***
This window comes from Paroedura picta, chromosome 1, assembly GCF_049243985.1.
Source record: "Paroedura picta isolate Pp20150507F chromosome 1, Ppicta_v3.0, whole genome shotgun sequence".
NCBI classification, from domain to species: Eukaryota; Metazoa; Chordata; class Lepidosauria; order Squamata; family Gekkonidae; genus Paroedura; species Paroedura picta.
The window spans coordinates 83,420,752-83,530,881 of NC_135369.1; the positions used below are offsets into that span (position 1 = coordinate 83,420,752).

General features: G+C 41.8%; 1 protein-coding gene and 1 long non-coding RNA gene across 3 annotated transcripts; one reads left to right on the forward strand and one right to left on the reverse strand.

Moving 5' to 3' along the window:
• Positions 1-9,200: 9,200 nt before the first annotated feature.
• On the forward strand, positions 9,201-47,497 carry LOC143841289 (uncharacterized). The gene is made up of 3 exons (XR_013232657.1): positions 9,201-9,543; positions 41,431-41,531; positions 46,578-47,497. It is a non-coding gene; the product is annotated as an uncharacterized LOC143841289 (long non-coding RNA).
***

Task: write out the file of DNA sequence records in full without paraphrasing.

This window comes from Paroedura picta, chromosome 1, assembly GCF_049243985.1.
Source record: "Paroedura picta isolate Pp20150507F chromosome 1, Ppicta_v3.0, whole genome shotgun sequence".
NCBI classification, from domain to species: Eukaryota; Metazoa; Chordata; class Lepidosauria; order Squamata; family Gekkonidae; genus Paroedura; species Paroedura picta.
The window spans coordinates 83,420,752-83,530,881 of NC_135369.1; the positions used below are offsets into that span (position 1 = coordinate 83,420,752).

General features: G+C 41.8%; 1 protein-coding gene and 1 long non-coding RNA gene across 3 annotated transcripts; one reads left to right on the forward strand and one right to left on the reverse strand.

Moving 5' to 3' along the window:
• Positions 1-9,200: 9,200 nt before the first annotated feature.
• On the forward strand, positions 9,201-47,497 carry LOC143841289 (uncharacterized). The gene is made up of 3 exons (XR_013232657.1): positions 9,201-9,543; positions 41,431-41,531; positions 46,578-47,497. It is a non-coding gene; the product is annotated as an uncharacterized LOC143841289 (long non-coding RNA).